Page 165 - Synthesis of Functional Nanoparticles Using an Atmospheric Pressure Microplasma Process - LiangLiang Lin
P. 165

Synthesis of Functional Nanoparticles Using an Atmospheric Pressure Microplasma Process
The fabrication of nanomaterials has been of long standing interest, primarily motivated by their unique properties which are highly demanded in various applications and at the same time being fascinating for science. Despite various production methods have been already developed, a number of technological and scientific challenges still exists. For example, the implementation of time/energy consuming procedures, the requirement of large-footprint equipment and considerable operation costs, the production of nanoparticles with wide size distributions, the incorporation of impurities, the involvement of toxic chemicals. In order to address these challenges, the thesis takes an integrated approach to design and develop a technological platform based on atmospheric pressure microplasma for the multiphase synthesis of nanomaterials, aiming to explore a new synthetic method to produce high quality nanoparticles with adjustable properties via a simple, flexible and environmental benign manner. The content of the present PhD research can be partitioned as follow: the design and build up of the microplasma reactor, the detailed study on nanomaterial synthesis first in the gas-phase and then in the liquid-phase.
In the first stage, the possibility of developing a microplasma-based process for the synthesis of nanoparticles with various chemical composition was assessed. Chapter 1 introduced the existing methods for nanomaterials synthesis and their associated pros and cons, allowing readers to have a general idea on the start-of-the-art nanofabrication technique and challenges. This was followed by the review of four main microplasma configurations used for the production of nanomaterials, aiming to provide useful guides for the proper selection of the plasma configuration in light of different conditions. Finally, a brief introduction of related nanomaterials applications as well as the research aim and scope were presented.
Based on the current status of nanofabrication technique and the existing plasma configurations, Chapter 2 introduced the microplasma setup employed for nanomaterial synthesis in the present research. The setup was designed for the preparation of metallic/oxide/nitride nanoparticles by adding and mixing process gases such as argon, hydrogen, nitrogen and ammonia with the possibility to use solid or liquid precursors and to precisely control environment temperature. To endow the process with wide operational space, in addition to various plasma gases, other important parameters such as the gas flow rate, precursor concentration, dissipated plasma power etc. were controlled and adjusted to a large extent. Meanwhile, a multiphase microplasma reactor of modular design was fabricated to carry out experiments both in the gas phase and in the liquid phase. From the safety point of view, complementary safety analysis was conducted. Gas sensors were added to detect the leakage of dangerous gases (H2 and ammonia). The whole reactor was constructed in a way to prevent possible explosion risks. Moreover, the gas flows, plasma voltage and power were remotely controlled and adjusted via LabVIEW-based programs, in which all important experimental parameters were automatically logged.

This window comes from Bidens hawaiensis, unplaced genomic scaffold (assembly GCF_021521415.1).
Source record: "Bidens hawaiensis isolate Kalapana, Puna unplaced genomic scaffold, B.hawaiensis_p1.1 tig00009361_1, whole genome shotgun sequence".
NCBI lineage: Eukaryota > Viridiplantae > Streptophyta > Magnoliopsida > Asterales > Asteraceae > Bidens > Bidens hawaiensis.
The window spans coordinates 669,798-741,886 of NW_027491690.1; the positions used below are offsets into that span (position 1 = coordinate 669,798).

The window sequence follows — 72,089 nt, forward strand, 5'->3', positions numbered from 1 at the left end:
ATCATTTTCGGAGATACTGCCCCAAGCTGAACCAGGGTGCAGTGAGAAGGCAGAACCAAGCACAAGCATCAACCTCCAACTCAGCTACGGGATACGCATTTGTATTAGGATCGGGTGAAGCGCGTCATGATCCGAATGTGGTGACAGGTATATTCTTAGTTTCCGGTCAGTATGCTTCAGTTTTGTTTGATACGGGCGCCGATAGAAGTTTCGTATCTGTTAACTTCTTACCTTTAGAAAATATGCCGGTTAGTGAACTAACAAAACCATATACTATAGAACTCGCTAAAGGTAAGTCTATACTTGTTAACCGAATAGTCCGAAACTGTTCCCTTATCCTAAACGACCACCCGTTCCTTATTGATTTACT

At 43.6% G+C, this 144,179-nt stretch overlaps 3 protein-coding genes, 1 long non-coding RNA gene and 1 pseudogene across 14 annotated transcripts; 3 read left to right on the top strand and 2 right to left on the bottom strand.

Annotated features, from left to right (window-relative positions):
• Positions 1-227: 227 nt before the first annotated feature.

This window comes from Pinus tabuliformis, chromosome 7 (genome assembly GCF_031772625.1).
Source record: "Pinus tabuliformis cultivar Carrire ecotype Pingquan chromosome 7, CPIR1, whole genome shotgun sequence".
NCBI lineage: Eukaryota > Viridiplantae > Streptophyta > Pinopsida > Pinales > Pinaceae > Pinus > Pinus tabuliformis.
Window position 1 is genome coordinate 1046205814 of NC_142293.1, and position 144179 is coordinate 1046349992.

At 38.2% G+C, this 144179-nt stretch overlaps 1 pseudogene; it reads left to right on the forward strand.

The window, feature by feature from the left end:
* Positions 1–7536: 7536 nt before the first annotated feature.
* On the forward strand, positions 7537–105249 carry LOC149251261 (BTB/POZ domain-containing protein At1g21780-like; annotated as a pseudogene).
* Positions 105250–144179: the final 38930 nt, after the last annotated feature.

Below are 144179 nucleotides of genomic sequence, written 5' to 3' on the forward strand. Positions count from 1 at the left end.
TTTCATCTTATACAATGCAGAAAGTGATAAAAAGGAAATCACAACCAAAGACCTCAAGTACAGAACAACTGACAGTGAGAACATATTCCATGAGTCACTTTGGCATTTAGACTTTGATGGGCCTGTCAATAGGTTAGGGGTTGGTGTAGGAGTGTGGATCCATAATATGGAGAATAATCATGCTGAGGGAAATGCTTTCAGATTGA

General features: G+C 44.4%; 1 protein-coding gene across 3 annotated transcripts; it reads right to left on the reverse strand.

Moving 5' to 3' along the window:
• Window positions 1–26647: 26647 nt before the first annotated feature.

In the second stage, systematic experiments were designed and carried out to produce nanoparticles in the gas phase using the novel technological platform. The first experimental 153

   163   164   165   166   167